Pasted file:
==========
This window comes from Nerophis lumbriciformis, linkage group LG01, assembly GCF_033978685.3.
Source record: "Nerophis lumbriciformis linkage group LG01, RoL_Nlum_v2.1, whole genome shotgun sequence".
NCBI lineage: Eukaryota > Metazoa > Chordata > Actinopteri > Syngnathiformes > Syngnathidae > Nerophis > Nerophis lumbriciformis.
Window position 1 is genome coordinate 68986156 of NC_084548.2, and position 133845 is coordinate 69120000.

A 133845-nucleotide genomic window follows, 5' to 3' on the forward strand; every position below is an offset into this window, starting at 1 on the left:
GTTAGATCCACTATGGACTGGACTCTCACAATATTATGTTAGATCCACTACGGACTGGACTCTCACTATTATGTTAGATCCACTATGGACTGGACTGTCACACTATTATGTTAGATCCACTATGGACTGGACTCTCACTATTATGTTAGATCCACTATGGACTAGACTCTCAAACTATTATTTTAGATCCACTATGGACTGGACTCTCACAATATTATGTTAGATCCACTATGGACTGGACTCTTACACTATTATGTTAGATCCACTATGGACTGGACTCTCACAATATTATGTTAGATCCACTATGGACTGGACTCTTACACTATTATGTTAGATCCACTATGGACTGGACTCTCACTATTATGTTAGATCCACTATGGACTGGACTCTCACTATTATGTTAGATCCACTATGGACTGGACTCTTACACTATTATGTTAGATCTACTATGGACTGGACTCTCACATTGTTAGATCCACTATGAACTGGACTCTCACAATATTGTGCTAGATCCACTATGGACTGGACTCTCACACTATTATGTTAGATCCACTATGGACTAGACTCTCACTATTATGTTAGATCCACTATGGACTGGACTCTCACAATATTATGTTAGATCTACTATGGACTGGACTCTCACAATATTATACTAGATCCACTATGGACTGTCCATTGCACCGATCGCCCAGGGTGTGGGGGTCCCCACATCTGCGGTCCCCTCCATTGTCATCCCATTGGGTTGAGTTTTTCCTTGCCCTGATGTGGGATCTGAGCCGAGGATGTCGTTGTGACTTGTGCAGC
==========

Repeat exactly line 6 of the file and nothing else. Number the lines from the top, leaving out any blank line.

GTTAGATCCACTATGGACTGGACTCTCACAATATTATGTTAGATCCACTACGGACTGGACTCTCACTATTATGTTAGATCCACTATGGACTGGACTGTCACACTATTATGTTAGATCCACTATGGACTGGACTCTCACTATTATGTTAGATCCACTATGGACTAGACTCTCAAACTATTATTTTAGATCCACTATGGACTGGACTCTCACAATATTATGTTAGATCCACTATGGACTGGACTCTTACACTATTATGTTAGATCCACTATGGACTGGACTCTCACAATATTATGTTAGATCCACTATGGACTGGACTCTTACACTATTATGTTAGATCCACTATGGACTGGACTCTCACTATTATGTTAGATCCACTATGGACTGGACTCTCACTATTATGTTAGATCCACTATGGACTGGACTCTTACACTATTATGTTAGATCTACTATGGACTGGACTCTCACATTGTTAGATCCACTATGAACTGGACTCTCACAATATTGTGCTAGATCCACTATGGACTGGACTCTCACACTATTATGTTAGATCCACTATGGACTAGACTCTCACTATTATGTTAGATCCACTATGGACTGGACTCTCACAATATTATGTTAGATCTACTATGGACTGGACTCTCACAATATTATACTAGATCCACTATGGACTGTCCATTGCACCGATCGCCCAGGGTGTGGGGGTCCCCACATCTGCGGTCCCCTCCATTGTCATCCCATTGGGTTGAGTTTTTCCTTGCCCTGATGTGGGATCTGAGCCGAGGATGTCGTTGTGACTTGTGCAGC